Sig Zane Designs
Photo: David Croxford

From Sig and Kūha‘o Zane’s daily manicured looks to their sleek travel gear, their aesthetic is clean, curated and cultured. That’s why we had to give a shoutout to Sig Zane Designs’ hoodies. For the past three years, the father-and-son team have taken the iconic streetwear symbol and turned it into an everyday essential that’s part hood, part Hawaiian and all style. “Growing up in the ’60s, we had see-through parkas lined with tropical prints. That inspired me to create a contemporary piece that offered that kind of youthful zeal,” explains Sig Zane. “Kaipo‘i, our hoodie, means ‘ocean cover,’ alluding to surfing when the breaking wave shades you from the sunlight. We use the same fabric as our aloha shirts, so it looks crisp but has a little more casual aesthetic.” Besides the highly recognizable modern graphic prints that infuse Hawaiian culture, we also applaud the hoodies’ fashion-meets-function deets: four-button frontal placket, front kangaroo pocket and coconut-button cuffs. And the clincher? They’re designed in Hilo and hand-printed and sewn in Honolulu. Gotta love that hood life.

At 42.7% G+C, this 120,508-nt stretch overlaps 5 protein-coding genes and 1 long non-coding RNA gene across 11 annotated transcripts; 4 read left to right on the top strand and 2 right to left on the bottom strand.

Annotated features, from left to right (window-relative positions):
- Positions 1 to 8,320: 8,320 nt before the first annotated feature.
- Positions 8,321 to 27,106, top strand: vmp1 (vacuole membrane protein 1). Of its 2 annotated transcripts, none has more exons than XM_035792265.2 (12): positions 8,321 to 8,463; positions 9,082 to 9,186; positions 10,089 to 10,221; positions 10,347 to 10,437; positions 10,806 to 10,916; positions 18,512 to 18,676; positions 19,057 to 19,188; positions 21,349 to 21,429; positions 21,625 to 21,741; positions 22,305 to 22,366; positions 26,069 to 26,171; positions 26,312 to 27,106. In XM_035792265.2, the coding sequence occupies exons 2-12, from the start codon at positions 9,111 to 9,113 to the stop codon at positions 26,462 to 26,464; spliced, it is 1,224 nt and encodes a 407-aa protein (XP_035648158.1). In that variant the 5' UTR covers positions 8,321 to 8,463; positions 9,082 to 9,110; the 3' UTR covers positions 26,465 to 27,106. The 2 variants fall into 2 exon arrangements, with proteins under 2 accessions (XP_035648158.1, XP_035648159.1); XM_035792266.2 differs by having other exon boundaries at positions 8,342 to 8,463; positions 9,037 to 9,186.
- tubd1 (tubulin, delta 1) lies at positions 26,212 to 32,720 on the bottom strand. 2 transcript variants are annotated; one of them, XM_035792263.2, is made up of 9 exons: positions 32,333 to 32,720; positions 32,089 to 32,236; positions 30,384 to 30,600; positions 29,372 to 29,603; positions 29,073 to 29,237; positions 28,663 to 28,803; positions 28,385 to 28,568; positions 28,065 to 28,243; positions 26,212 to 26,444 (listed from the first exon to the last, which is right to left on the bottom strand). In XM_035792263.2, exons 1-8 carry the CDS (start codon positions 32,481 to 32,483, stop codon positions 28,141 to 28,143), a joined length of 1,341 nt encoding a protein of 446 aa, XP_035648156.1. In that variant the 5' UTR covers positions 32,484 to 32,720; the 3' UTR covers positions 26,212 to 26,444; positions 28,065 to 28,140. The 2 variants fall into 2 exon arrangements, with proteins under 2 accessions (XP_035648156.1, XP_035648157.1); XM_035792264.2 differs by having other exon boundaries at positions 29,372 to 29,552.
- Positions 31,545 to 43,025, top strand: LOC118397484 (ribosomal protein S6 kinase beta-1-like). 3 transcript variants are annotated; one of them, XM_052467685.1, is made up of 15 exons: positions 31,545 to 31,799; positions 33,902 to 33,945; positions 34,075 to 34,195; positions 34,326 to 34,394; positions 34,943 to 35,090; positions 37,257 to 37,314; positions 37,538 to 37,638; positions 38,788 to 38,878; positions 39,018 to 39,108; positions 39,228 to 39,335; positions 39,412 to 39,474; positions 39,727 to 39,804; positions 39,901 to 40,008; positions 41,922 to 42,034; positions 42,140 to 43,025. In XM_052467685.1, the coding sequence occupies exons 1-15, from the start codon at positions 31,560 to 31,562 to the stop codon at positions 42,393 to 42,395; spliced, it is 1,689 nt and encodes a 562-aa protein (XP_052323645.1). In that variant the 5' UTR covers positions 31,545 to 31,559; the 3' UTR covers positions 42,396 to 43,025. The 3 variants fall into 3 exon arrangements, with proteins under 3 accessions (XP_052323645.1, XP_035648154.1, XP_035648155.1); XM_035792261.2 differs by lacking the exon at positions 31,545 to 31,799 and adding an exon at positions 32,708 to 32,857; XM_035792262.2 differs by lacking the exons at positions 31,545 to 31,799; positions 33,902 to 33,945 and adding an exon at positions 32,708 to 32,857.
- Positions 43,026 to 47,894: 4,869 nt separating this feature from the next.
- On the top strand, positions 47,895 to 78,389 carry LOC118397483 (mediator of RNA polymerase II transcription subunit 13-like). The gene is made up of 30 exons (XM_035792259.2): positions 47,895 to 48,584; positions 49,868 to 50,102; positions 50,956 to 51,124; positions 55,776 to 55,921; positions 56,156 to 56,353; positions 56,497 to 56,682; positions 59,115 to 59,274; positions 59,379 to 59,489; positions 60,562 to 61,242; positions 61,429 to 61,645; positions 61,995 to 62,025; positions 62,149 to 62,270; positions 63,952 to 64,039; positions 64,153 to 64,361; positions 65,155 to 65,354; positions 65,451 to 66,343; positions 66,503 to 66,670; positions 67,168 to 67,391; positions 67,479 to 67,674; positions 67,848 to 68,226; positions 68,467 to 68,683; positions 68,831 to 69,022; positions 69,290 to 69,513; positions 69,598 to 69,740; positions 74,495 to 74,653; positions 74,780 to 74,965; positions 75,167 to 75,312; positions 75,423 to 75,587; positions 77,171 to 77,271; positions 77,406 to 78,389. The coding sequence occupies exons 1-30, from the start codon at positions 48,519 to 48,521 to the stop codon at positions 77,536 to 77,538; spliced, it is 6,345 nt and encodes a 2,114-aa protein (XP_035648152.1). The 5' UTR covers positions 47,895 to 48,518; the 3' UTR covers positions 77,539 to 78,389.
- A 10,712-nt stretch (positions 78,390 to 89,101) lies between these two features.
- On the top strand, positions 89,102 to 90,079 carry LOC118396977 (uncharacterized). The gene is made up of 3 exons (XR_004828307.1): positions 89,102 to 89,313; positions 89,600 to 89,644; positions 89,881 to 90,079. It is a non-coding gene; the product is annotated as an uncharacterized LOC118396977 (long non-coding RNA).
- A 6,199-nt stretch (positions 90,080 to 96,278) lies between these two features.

1020 Smith St.,


Monogram Jewelry

By Chari
Photo: Aaron K. Yoshino

Lately we’ve been hanging on local designer Chari Cuthbert’s every word, and with good reason. When it comes to monogrammed adornments, alpha female Cuthbert is the reigning queen thanks to the charming initial and name necklaces she creates for her label By Chari. Let us spell it out for you—delicate yellow gold, white gold and rose gold chains (perfect for layering) are custom strung with dainty capital letters of the same making. Pretty floating diamonds can be added to the strands and those looking to really make a statement can even opt for glammed-up letters iced with rows of sparkling pavé diamonds.


Tote Bags

Cameron Hawaiʻi
Photo: David Croxford​